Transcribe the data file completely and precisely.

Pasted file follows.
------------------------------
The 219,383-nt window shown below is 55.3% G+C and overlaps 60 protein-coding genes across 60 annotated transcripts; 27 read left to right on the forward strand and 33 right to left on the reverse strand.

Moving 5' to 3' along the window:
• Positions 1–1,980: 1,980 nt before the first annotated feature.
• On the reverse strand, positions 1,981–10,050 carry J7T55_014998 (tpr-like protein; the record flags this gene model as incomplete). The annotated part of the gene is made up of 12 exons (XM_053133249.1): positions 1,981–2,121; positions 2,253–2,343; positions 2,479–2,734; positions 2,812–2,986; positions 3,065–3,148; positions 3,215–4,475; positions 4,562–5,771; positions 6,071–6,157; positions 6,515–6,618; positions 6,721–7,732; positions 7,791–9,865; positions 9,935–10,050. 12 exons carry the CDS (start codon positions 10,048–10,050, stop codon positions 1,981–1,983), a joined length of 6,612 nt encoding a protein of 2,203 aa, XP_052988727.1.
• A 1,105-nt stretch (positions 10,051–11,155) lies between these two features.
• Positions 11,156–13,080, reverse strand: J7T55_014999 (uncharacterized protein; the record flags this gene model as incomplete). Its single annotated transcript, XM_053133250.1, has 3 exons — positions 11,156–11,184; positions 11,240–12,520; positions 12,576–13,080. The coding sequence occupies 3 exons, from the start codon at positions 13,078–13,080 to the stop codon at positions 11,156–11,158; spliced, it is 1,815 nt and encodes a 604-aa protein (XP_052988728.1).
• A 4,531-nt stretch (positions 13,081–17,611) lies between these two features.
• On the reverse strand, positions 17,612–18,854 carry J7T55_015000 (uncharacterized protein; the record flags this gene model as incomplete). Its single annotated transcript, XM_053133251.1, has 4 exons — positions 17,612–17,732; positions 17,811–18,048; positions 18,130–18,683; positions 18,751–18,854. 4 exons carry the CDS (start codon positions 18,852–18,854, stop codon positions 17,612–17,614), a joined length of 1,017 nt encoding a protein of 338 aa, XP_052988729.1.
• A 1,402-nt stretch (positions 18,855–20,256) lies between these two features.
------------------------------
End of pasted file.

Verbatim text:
The 219,383-nt window shown below is 55.3% G+C and overlaps 60 protein-coding genes across 60 annotated transcripts; 27 read left to right on the forward strand and 33 right to left on the reverse strand.

Moving 5' to 3' along the window:
• Positions 1–1,980: 1,980 nt before the first annotated feature.
• On the reverse strand, positions 1,981–10,050 carry J7T55_014998 (tpr-like protein; the record flags this gene model as incomplete). The annotated part of the gene is made up of 12 exons (XM_053133249.1): positions 1,981–2,121; positions 2,253–2,343; positions 2,479–2,734; positions 2,812–2,986; positions 3,065–3,148; positions 3,215–4,475; positions 4,562–5,771; positions 6,071–6,157; positions 6,515–6,618; positions 6,721–7,732; positions 7,791–9,865; positions 9,935–10,050. 12 exons carry the CDS (start codon positions 10,048–10,050, stop codon positions 1,981–1,983), a joined length of 6,612 nt encoding a protein of 2,203 aa, XP_052988727.1.
• A 1,105-nt stretch (positions 10,051–11,155) lies between these two features.
• Positions 11,156–13,080, reverse strand: J7T55_014999 (uncharacterized protein; the record flags this gene model as incomplete). Its single annotated transcript, XM_053133250.1, has 3 exons — positions 11,156–11,184; positions 11,240–12,520; positions 12,576–13,080. The coding sequence occupies 3 exons, from the start codon at positions 13,078–13,080 to the stop codon at positions 11,156–11,158; spliced, it is 1,815 nt and encodes a 604-aa protein (XP_052988728.1).
• A 4,531-nt stretch (positions 13,081–17,611) lies between these two features.
• On the reverse strand, positions 17,612–18,854 carry J7T55_015000 (uncharacterized protein; the record flags this gene model as incomplete). Its single annotated transcript, XM_053133251.1, has 4 exons — positions 17,612–17,732; positions 17,811–18,048; positions 18,130–18,683; positions 18,751–18,854. 4 exons carry the CDS (start codon positions 18,852–18,854, stop codon positions 17,612–17,614), a joined length of 1,017 nt encoding a protein of 338 aa, XP_052988729.1.
• A 1,402-nt stretch (positions 18,855–20,256) lies between these two features.